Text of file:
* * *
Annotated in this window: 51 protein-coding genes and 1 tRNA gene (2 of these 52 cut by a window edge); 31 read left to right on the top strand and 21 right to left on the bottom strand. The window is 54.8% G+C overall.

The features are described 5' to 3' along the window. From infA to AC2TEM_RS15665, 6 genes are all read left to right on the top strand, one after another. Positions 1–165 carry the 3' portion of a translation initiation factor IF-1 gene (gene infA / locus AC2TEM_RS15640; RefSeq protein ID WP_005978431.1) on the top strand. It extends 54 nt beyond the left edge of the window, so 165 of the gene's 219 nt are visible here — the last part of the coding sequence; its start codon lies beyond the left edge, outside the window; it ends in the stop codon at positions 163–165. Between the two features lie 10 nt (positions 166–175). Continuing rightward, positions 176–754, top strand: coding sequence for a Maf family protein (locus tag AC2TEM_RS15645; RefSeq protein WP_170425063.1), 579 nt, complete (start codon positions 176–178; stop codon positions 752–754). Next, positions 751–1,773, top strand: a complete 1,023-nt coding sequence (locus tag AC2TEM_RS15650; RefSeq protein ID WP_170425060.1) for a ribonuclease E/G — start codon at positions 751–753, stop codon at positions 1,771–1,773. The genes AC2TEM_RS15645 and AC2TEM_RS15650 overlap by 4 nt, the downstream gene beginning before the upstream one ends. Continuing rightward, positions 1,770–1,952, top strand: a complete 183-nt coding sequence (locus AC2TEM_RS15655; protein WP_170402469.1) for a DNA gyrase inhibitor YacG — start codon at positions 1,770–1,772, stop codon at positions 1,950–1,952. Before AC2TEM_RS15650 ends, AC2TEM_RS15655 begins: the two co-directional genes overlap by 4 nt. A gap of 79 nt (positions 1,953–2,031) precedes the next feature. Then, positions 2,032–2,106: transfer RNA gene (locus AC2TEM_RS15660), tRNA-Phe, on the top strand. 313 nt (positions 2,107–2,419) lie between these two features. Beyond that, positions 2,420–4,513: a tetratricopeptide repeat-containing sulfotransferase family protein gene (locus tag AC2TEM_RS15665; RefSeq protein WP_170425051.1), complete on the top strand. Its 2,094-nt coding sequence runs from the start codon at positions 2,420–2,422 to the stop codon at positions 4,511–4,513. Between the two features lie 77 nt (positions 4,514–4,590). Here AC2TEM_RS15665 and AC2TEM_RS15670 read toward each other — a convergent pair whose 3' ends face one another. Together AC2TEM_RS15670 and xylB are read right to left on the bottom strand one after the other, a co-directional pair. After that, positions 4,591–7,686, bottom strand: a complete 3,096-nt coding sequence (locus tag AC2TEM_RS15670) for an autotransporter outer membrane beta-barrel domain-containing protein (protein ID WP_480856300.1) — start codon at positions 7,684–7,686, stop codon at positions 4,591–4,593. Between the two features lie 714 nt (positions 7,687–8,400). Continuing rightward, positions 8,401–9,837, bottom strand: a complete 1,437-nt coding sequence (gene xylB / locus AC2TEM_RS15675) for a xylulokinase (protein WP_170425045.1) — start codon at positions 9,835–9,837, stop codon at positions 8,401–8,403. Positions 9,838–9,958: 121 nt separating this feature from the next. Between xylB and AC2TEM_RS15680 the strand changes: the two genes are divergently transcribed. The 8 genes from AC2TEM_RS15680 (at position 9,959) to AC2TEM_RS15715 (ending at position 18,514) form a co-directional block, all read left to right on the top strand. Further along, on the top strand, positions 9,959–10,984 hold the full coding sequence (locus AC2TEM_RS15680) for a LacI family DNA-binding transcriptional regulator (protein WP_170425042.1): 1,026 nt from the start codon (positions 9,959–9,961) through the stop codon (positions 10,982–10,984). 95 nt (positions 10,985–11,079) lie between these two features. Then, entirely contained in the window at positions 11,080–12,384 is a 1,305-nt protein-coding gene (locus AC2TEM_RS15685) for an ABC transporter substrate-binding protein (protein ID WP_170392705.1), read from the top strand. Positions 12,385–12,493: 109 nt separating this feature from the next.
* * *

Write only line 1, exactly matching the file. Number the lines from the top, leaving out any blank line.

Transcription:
Annotated in this window: 51 protein-coding genes and 1 tRNA gene (2 of these 52 cut by a window edge); 31 read left to right on the top strand and 21 right to left on the bottom strand. The window is 54.8% G+C overall.